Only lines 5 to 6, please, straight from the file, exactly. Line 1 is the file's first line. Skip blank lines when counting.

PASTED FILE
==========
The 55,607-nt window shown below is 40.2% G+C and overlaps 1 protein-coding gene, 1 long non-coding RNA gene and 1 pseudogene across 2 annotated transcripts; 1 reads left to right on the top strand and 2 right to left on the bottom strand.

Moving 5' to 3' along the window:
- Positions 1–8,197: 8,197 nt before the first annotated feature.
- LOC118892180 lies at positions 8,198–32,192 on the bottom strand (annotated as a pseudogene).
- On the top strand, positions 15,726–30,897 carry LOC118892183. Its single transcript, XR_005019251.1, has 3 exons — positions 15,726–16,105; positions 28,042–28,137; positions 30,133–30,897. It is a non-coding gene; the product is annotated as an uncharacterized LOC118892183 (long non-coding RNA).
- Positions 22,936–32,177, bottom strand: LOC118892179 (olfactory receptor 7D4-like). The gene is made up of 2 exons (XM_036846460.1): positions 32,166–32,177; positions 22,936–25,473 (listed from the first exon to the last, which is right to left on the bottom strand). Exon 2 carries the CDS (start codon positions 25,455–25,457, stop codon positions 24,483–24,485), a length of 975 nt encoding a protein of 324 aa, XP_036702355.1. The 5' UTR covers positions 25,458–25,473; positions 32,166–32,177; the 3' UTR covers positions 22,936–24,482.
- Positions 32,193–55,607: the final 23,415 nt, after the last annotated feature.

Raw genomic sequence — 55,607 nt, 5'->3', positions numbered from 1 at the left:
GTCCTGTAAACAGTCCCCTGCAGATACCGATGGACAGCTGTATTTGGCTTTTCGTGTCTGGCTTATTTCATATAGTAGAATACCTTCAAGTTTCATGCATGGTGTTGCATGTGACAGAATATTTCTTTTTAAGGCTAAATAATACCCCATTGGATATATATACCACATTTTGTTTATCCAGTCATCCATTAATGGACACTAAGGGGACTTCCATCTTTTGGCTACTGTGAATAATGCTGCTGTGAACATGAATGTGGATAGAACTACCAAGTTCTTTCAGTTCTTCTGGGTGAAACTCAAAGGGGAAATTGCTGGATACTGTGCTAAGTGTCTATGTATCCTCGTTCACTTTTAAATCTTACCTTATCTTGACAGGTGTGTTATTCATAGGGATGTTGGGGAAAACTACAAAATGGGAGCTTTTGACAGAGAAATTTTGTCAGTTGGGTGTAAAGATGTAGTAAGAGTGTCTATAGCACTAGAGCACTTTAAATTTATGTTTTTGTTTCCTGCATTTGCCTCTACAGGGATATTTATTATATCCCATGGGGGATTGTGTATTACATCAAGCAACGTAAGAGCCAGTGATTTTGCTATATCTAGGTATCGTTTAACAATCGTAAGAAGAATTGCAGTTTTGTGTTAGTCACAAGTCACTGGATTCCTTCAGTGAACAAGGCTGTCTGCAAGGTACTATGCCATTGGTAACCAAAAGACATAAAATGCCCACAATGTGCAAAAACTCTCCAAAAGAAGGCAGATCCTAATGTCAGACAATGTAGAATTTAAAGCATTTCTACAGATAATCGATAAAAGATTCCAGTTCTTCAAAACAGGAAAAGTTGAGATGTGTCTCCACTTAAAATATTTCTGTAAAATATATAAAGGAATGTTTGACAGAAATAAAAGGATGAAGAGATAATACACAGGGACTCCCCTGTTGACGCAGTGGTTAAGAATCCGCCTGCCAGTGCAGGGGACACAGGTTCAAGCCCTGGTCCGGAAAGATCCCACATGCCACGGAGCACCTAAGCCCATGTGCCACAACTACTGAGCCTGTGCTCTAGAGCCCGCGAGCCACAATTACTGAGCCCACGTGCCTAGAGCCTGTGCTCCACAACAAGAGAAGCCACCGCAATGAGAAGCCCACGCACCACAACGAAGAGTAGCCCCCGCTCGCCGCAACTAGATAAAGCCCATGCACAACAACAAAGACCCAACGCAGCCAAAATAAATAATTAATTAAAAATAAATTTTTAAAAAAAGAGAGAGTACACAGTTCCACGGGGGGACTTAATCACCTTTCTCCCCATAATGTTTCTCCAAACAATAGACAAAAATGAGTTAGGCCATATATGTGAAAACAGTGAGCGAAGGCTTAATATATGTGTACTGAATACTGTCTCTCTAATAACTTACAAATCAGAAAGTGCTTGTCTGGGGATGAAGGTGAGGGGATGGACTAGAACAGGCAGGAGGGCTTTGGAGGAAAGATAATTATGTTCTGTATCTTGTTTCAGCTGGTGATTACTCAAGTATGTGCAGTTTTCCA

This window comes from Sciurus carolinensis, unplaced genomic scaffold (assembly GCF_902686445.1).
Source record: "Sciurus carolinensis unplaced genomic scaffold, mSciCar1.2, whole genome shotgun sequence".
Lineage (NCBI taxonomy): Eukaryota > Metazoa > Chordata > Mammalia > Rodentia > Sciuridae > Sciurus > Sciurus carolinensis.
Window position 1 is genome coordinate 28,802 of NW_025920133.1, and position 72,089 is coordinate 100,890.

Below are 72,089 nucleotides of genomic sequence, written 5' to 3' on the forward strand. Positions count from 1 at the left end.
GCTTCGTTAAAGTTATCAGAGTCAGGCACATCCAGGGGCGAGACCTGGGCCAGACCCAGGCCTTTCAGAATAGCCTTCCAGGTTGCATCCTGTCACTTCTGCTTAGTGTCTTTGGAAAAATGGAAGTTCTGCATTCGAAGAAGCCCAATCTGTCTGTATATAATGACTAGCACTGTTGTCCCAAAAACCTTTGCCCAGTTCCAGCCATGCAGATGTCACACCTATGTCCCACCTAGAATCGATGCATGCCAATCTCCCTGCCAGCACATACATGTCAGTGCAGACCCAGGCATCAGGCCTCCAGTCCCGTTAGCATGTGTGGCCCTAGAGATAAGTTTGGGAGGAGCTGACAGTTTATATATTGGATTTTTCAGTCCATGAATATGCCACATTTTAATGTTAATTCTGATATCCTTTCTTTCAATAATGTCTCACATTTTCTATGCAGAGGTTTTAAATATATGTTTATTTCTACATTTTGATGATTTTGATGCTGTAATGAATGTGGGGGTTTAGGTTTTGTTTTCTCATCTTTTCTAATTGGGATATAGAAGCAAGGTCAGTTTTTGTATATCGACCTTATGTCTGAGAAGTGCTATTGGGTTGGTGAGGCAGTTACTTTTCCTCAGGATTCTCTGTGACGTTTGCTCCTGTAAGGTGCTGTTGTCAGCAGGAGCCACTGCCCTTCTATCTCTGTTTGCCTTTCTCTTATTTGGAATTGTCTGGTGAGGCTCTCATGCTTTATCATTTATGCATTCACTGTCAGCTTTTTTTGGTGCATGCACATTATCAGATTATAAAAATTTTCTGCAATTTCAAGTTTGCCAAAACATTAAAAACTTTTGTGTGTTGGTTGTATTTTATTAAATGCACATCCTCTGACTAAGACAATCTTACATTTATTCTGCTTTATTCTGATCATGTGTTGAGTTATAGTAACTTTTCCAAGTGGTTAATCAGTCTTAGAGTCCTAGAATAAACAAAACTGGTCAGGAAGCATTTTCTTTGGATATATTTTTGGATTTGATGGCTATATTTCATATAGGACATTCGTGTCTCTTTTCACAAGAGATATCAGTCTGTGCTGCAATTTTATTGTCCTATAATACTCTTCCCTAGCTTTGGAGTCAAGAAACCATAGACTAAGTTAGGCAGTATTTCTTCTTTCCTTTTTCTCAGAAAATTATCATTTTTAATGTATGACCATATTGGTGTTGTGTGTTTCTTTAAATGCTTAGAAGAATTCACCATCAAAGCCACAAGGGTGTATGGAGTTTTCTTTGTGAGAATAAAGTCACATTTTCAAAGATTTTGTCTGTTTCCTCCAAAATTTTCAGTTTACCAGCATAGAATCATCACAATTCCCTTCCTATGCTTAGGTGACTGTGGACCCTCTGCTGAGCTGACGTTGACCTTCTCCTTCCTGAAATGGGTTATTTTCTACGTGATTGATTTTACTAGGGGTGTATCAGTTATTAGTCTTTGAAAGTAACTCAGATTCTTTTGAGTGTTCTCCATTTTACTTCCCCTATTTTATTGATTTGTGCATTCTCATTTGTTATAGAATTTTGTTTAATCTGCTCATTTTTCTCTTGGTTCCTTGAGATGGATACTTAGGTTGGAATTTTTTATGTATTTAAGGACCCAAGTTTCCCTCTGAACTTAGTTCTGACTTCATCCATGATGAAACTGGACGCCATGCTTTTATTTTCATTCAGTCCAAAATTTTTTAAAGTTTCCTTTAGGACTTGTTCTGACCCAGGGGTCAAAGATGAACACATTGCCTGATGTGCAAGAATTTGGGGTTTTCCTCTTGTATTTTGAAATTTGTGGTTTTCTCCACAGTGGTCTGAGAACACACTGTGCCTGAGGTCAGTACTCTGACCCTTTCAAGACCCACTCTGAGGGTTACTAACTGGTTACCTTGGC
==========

- On the top strand, positions 15,726–30,897 carry LOC118892183. Its single transcript, XR_005019251.1, has 3 exons — positions 15,726–16,105; positions 28,042–28,137; positions 30,133–30,897. It is a non-coding gene; the product is annotated as an uncharacterized LOC118892183 (long non-coding RNA).
- Positions 22,936–32,177, bottom strand: LOC118892179 (olfactory receptor 7D4-like). The gene is made up of 2 exons (XM_036846460.1): positions 32,166–32,177; positions 22,936–25,473 (listed from the first exon to the last, which is right to left on the bottom strand). Exon 2 carries the CDS (start codon positions 25,455–25,457, stop codon positions 24,483–24,485), a length of 975 nt encoding a protein of 324 aa, XP_036702355.1. The 5' UTR covers positions 25,458–25,473; positions 32,166–32,177; the 3' UTR covers positions 22,936–24,482.